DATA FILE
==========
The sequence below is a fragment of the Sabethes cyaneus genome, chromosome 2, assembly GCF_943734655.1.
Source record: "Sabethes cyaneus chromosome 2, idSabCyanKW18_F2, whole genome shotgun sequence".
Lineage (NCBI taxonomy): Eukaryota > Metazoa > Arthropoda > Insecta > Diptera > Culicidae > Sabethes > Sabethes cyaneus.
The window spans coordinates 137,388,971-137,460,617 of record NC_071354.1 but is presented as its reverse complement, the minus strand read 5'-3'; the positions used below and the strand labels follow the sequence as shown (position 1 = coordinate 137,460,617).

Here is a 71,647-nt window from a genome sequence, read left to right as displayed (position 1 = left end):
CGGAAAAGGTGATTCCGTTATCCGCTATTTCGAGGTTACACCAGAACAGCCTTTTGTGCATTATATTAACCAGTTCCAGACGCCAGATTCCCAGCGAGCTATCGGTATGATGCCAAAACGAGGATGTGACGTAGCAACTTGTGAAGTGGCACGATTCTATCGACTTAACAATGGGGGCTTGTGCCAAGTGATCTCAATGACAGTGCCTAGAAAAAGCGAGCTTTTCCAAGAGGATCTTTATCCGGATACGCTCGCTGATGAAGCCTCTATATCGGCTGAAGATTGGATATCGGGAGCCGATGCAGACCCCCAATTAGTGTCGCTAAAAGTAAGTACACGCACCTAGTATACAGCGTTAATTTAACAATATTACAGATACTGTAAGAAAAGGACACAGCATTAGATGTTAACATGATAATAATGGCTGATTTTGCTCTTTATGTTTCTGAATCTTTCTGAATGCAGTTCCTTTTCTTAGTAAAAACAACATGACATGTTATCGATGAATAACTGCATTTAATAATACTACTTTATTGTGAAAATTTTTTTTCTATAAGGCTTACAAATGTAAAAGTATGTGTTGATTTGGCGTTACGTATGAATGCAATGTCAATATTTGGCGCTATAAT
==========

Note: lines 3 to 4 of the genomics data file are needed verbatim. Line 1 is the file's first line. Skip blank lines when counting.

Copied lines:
Lineage (NCBI taxonomy): Eukaryota > Metazoa > Arthropoda > Insecta > Diptera > Culicidae > Sabethes > Sabethes cyaneus.
The window spans coordinates 137,388,971-137,460,617 of record NC_071354.1 but is presented as its reverse complement, the minus strand read 5'-3'; the positions used below and the strand labels follow the sequence as shown (position 1 = coordinate 137,460,617).